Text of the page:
Here we go: picking out the cream of this month's releases, in graphic novels, collected editions and anything else notable:
PICK OF THE MONTH: Vacancy by Jen Lee, Nobrow: I previewed this over at The AV Club, where I also briefly talked to Jen Lee about it. Set in the same universe as her Thunderpaw comic, Vacancy features the same post-apocalyptic world, suddenly devoid of all humans, leaving previously tames animals to fend for themselves. Simon is one such dog, building up the nerve to leave his backyard, and venturing into the woods beyond with his new-found acquaintances: a raccoon and a deer. But Simon realizes he is not quite ready to live in the wild. And in the abandoned areas of the town strange things begin to happen.... Lee manages to pack quite a lot in for a shorter narrative and her art and colours are stylish and vibrant. Vacancy explores the ways that animals think; how they internalize their changing environment and express their thoughts, fears, or excitement.
The Oven by Sophie Goldstein, AdHouse Books: Another book to tick off my most-anticipated of the year list. Sophie Goldstien's longest comic to date, and first major published work is a sci-fi tale in which ozone depletion and dwindling resources have driven the human race into domed cities where population controls are strictly enforced. In that environment, a young couple go looking for a rumoured anti-government paradise in the desert, and find more than they bargained for. I've enjoyed and been impressed by everything Goldstein's produced so far- if you've not heard of her before, or are simply looking for a new comic to pick up, I'd say this is a very good bet. You can view a 12-page preview here.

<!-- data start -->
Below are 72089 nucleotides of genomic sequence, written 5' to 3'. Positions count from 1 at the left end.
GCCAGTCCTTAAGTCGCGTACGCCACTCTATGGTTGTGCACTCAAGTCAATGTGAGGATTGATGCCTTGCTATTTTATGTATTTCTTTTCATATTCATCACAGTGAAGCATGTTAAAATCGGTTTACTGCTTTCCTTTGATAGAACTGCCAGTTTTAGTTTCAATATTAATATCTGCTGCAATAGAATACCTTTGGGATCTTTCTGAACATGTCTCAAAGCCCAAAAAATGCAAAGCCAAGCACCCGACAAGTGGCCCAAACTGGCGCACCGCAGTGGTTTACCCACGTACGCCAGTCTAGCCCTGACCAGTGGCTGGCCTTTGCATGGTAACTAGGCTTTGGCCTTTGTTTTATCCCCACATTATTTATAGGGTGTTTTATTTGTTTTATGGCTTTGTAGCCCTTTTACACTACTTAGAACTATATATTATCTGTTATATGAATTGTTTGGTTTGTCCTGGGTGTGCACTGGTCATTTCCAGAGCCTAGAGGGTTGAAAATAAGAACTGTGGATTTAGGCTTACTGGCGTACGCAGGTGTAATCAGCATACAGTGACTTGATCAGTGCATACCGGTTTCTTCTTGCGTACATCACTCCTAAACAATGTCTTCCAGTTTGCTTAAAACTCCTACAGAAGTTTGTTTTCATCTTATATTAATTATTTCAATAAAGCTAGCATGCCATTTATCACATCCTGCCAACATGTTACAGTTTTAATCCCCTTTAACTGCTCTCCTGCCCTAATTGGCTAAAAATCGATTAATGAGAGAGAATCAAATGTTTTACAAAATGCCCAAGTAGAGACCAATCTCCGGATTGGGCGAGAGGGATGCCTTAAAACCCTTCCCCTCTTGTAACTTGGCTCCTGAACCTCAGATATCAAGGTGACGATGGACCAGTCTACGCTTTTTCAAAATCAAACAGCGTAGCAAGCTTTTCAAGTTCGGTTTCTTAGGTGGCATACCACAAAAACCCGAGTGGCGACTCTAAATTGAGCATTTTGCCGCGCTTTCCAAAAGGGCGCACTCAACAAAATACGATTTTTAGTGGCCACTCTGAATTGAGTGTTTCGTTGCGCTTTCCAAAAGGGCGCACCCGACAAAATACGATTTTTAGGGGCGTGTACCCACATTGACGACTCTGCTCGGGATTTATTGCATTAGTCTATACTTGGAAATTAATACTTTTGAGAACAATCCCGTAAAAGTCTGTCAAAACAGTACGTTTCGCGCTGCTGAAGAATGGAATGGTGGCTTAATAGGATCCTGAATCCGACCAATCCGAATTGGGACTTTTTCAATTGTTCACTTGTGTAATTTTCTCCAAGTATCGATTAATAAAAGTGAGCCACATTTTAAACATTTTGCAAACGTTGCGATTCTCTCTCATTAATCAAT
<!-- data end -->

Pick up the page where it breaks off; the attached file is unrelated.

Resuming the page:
Kenya vol 3: Aberrations by Leo and Rodolphe, Cinebook: Leo and Rodolphe's Kenya has run nicely as it's continued, mashing together a string of genres and scenarios: inter-continental spy thriller, alien invasions, safari adventure -plus strange dinosaur beasts, and somehow managing to make it all work. This third volume sees Kathy Austin returns to Kenya to continue her investigation, after reporting to intelligence agencies in London. In the palace of Count Di Broglie, she finally meets the last survivors of the Remington expedition, but they lack material proof to support their stories. Kathy is ordered to obtain information on Irmanius, a rather inquisitive individual who’s been snooping around the country, but is unsure of his motives and who he works for. A very entertaining series.
She Hulk 2: Disorderly Conduct by Javier Pullido and Charles Soule, Marvel: I can't stress enough how fun and engaging this comic is- and that's speaking as someone with a very superficial familiarity with Marvel characters and universe. This run was my introduction to She Hulk, and I believe this second trade collection gathers the concluding half of Pullido's and Soule's storyline, namely the blue file case. It's a joy to look at, too, thanks to Pullido's vivacious art, and together the two volumes include stories that incorporate Daredevil, Hellcat, Captain America, and Dr Doom. This will probably be one of those runs that ends up gaining cult status, with the trades going out of print, so if you didn't get catch it in issues, now's your chance.